In order to gain support for a change in leadership, there needs to be exhaustive work in ANC branches swaying sentiment against Zuma and testing support for possible replacements as there is no apparent successor. There needs to be a crew of influential leaders and strategic thinkers co-ordinating the campaign nationally and in the provinces, as there would be variance in support in different parts of the country.
Part of the reason the "Forces of Change" campaign to replace Zuma with Deputy President Kgalema Motlanthe in Mangaung failed is that it took too much for granted and had no coherent political strategy to work with. Motlanthe's reluctance to compete also paralysed the anti-Zuma campaign. Any future move against Zuma would therefore be destined to flop again unless there is a strong candidate to take him on and a groundswell in ANC structures to replace him.
Neither of these exists right now. Even if it is true that there is a fallout between Zuma and Mantashe, the secretary general is not strong enough on his own to challenge the president. Mantashe has the additional problem of his core constituency, the Left, being at war with itself and therefore hardly in a position to support him. In fact, in the unlikely event of Zuma and Mantashe going head-to-head, most of the SACP and part of Cosatu would support the president. But while Mantashe was bold in speaking out against the Guptas and state officials who aided them, he did not and will not attack Zuma directly. He is also far too smart politically to play a kamikaze by running a one-man campaign against Zuma.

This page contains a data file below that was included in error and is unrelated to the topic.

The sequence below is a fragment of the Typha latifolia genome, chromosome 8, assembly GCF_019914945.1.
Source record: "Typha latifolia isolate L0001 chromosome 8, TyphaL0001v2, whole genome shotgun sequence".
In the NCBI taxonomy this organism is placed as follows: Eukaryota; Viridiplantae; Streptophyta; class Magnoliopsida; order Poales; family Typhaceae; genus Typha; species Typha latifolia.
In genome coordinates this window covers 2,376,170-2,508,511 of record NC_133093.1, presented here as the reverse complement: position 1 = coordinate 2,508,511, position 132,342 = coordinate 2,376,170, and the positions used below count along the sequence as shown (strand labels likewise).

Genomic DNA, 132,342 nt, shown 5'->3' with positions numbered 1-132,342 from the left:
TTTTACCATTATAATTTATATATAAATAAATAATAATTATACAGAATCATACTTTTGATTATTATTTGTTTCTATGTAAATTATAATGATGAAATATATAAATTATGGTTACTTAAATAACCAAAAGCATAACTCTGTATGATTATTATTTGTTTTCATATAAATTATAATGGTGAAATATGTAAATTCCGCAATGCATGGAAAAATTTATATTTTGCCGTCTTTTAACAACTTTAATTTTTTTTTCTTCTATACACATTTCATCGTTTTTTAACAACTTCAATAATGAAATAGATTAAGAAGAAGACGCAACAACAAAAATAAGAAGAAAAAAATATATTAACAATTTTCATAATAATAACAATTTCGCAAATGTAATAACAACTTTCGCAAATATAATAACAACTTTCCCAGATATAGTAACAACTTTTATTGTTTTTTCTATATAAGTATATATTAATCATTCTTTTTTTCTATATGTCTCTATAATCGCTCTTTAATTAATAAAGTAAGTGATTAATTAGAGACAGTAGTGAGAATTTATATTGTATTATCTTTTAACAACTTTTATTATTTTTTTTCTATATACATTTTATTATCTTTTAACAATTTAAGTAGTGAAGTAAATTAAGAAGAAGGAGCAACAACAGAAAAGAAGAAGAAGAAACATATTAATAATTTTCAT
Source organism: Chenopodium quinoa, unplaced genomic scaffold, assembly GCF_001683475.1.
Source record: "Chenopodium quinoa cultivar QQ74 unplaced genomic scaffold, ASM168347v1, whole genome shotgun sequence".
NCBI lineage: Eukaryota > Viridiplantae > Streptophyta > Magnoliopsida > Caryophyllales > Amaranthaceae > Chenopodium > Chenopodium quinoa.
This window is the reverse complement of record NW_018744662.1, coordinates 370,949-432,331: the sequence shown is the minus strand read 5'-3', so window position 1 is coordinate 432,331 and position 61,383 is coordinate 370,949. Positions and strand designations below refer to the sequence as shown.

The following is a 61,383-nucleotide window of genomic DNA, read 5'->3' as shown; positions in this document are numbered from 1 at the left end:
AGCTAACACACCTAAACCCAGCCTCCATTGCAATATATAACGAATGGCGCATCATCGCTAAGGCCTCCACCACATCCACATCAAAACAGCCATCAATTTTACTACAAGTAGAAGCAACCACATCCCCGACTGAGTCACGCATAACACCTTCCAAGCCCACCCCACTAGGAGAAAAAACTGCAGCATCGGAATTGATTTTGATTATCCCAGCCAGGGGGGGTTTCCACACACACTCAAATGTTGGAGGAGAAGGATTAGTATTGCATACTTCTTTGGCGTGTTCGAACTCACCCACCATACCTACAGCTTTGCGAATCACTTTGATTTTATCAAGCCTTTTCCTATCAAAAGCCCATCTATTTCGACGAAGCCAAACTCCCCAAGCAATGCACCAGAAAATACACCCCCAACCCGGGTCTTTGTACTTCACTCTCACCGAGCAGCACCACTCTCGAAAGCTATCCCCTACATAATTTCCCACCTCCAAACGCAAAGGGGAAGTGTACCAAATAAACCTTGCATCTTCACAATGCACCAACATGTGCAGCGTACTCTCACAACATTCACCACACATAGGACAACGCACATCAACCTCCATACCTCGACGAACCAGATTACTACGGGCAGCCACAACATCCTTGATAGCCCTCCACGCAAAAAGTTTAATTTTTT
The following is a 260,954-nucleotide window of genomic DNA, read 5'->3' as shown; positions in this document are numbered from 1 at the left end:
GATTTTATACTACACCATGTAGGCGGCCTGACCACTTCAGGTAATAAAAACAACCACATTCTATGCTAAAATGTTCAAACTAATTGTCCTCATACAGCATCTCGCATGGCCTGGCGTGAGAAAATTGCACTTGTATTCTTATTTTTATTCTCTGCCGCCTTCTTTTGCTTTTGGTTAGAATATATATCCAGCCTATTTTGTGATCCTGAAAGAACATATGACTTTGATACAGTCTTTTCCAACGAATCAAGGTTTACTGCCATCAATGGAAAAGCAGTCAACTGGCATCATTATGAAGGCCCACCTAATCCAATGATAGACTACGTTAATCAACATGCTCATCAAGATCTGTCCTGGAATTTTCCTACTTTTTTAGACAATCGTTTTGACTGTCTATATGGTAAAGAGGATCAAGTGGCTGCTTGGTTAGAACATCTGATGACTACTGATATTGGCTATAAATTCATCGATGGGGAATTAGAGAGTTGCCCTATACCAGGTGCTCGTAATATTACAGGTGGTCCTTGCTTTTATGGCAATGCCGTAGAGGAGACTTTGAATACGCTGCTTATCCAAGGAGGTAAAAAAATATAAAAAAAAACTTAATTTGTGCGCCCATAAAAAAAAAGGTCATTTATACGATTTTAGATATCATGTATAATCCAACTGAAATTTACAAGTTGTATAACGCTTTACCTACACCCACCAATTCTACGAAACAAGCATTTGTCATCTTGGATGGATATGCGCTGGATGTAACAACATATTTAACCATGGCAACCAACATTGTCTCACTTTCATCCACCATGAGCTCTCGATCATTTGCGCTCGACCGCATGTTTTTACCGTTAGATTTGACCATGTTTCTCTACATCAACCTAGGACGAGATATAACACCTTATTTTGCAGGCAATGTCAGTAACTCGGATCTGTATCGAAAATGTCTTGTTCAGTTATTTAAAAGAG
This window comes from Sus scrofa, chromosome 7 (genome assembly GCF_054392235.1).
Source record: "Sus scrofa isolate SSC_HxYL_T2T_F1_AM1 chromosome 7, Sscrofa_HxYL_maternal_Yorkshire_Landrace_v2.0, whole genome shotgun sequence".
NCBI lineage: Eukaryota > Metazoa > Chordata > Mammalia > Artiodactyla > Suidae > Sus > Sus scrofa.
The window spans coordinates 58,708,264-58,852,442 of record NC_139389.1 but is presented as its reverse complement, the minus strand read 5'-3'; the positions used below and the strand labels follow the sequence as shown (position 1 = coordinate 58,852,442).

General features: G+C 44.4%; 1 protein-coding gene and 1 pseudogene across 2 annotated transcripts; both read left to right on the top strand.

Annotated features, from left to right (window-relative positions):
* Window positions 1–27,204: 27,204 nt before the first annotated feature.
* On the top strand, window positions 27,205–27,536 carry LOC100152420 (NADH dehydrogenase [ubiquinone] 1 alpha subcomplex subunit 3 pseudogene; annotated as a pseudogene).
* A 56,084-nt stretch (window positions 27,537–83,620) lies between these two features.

The only other person who could be a replacement for Zuma would be Cyril Ramaphosa, the ANC deputy president. But Ramaphosa has just returned to active politics and his individual support at present is not known. In any event, he consented to be on the Zuma ticket in Mangaung following certain guarantees about his political future from the president's camp. Five months later, he is hardly in a position to go out on a limb as the figurehead of a campaign against Zuma.